Validating Environmental Flow Recommendations: Drifting Coarse Particulate Matter, Macroinvertebrates, and Larval Fishes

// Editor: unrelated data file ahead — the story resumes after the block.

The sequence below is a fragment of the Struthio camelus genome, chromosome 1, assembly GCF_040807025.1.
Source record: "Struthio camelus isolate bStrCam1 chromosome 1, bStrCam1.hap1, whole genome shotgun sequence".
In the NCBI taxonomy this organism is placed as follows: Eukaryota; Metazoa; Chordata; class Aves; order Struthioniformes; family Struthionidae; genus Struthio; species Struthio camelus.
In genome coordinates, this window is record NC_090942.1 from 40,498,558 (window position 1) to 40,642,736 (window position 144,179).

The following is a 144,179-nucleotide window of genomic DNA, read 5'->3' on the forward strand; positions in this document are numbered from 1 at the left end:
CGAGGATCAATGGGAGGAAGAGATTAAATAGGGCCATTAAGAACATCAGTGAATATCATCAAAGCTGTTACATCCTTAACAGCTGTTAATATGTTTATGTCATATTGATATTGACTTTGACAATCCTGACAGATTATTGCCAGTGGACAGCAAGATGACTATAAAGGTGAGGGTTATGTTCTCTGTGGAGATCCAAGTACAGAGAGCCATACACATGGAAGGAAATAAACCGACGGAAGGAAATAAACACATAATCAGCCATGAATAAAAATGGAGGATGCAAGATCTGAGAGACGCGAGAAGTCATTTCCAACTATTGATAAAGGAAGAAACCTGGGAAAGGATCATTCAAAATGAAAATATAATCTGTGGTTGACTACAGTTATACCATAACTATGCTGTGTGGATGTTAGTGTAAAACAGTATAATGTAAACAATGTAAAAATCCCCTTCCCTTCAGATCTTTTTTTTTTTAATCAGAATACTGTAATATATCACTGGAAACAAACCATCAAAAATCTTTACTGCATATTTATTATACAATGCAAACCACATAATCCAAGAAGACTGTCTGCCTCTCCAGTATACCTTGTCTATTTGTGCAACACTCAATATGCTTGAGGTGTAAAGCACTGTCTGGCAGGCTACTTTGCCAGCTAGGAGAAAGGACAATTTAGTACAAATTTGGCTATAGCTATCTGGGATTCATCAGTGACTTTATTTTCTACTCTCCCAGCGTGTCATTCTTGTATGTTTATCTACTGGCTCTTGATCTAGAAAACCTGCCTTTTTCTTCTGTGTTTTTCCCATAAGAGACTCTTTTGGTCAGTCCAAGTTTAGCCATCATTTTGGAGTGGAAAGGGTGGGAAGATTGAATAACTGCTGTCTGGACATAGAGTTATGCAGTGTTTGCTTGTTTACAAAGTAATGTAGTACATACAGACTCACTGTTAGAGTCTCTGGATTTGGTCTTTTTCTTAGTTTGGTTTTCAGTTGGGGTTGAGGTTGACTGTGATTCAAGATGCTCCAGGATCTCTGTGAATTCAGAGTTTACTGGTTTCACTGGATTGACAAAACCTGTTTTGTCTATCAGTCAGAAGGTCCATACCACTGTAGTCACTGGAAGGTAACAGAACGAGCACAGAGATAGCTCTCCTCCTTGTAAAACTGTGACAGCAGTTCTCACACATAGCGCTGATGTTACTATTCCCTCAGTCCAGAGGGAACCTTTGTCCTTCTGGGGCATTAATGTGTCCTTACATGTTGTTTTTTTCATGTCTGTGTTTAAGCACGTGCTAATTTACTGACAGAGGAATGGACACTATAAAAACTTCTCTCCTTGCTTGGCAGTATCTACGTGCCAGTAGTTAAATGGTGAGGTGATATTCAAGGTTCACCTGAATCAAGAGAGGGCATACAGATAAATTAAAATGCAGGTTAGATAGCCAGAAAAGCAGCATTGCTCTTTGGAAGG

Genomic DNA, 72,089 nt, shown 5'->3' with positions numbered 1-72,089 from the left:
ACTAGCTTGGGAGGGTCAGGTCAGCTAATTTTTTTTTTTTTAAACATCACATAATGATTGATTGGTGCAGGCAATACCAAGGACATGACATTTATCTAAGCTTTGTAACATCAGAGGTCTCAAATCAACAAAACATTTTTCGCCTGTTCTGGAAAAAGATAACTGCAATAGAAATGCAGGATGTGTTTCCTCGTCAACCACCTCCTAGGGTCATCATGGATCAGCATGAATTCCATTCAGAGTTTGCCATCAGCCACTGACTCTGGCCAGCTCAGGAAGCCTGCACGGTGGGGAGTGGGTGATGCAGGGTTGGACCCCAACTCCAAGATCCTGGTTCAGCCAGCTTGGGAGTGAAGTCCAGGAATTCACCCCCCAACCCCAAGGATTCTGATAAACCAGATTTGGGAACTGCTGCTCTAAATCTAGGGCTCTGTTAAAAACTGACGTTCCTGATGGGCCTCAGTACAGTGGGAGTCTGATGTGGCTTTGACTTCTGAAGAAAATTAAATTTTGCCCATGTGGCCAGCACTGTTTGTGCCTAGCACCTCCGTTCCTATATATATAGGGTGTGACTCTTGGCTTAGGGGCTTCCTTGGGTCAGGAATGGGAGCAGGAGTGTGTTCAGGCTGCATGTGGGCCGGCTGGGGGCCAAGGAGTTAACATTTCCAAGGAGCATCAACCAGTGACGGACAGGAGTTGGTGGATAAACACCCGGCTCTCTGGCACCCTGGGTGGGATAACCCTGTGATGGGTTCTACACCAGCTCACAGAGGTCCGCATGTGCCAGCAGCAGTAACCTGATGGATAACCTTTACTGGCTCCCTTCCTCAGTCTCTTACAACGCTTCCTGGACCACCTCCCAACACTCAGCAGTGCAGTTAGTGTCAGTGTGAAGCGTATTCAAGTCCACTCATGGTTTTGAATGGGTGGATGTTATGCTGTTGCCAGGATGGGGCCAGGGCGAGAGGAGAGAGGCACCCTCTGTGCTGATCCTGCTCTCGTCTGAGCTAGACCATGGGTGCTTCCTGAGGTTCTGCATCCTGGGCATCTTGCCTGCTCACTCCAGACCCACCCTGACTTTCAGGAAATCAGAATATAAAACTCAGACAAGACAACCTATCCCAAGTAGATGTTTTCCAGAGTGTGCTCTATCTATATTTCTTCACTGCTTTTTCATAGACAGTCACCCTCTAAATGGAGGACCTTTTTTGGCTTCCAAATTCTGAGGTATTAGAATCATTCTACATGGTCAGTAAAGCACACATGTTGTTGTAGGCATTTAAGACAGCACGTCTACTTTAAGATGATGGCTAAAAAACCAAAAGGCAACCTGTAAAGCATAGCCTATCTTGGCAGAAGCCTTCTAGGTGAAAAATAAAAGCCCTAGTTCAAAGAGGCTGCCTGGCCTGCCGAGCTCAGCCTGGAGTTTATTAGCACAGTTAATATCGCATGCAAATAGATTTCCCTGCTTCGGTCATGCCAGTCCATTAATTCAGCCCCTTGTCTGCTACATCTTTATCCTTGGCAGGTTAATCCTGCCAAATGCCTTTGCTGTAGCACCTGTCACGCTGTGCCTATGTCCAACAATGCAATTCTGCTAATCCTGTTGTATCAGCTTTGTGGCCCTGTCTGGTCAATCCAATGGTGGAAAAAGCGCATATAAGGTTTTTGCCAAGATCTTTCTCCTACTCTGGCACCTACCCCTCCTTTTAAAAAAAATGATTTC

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Water quantity management in Texas and elsewhere is currently managed under the theory of the Natural Flow Paradigm, which states that sound ecological riverine environments are dependent upon the dynamic character of flow. Water quantity recommendations and standards prescribe a multi-tier flow regime, consisting of subsistence, base, and high-flow pulses, with magnitudes of each based on long-term averages of site-specific hydrographs. The next step in water quantity management is to validate that the recommended flow regimes are sufficient to maintain a sound ecological environment, although validation methodologies are rarely incorporated into water quantity management plans. Purposes of this study were to develop methodologies for validating flow recommendation and standards that are transferable and replicable and to quantify the value of flow tiers relating to organic drift. Objectives of this study were to assess drift biomass of coarse particulate matter (CPM) and drift rates of macroinvertebrates and larval fishes related to flow tiers (i.e., subsistence, base, two per season high flow pulse, one per season high flow pulse, and one per year high flow pulse) across four sites and two rivers (i.e., San Antonio and Guadalupe rivers). A priori predictions were that CPM, macroinvertebrates, and larval fishes were in greater biomass or densities at higher levels of flow tiers, though at some point flows would be sufficiently high and induce a washout effect. Findings were generally inconsistent with the predications. Biomass of CPM did not differ among flows ranging from subsisted to two per season high flow pulse events, and densities of macroinvertebrate did not differ among flows ranging between base and one per season events. However, densities of fluvial specialist Neoperla (Order Plecoptera) were positively correlated with flow as a continuous variable rather than a categorical variable. Densities of larval fishes were greatest at subsistence, base, and two per season high flow pulses and decreased at 1 per season flow pulses. It is uncertain if a washout effect occurred or if survival of larval fishes was decreased at a higher flow pulses. With a validation methodology in place, replications from other sites and river basins can be added to the existing model to improve statistical power and inference, along with other flow-dependent variables, in order to fully assess the value of multi-tier flow regimes.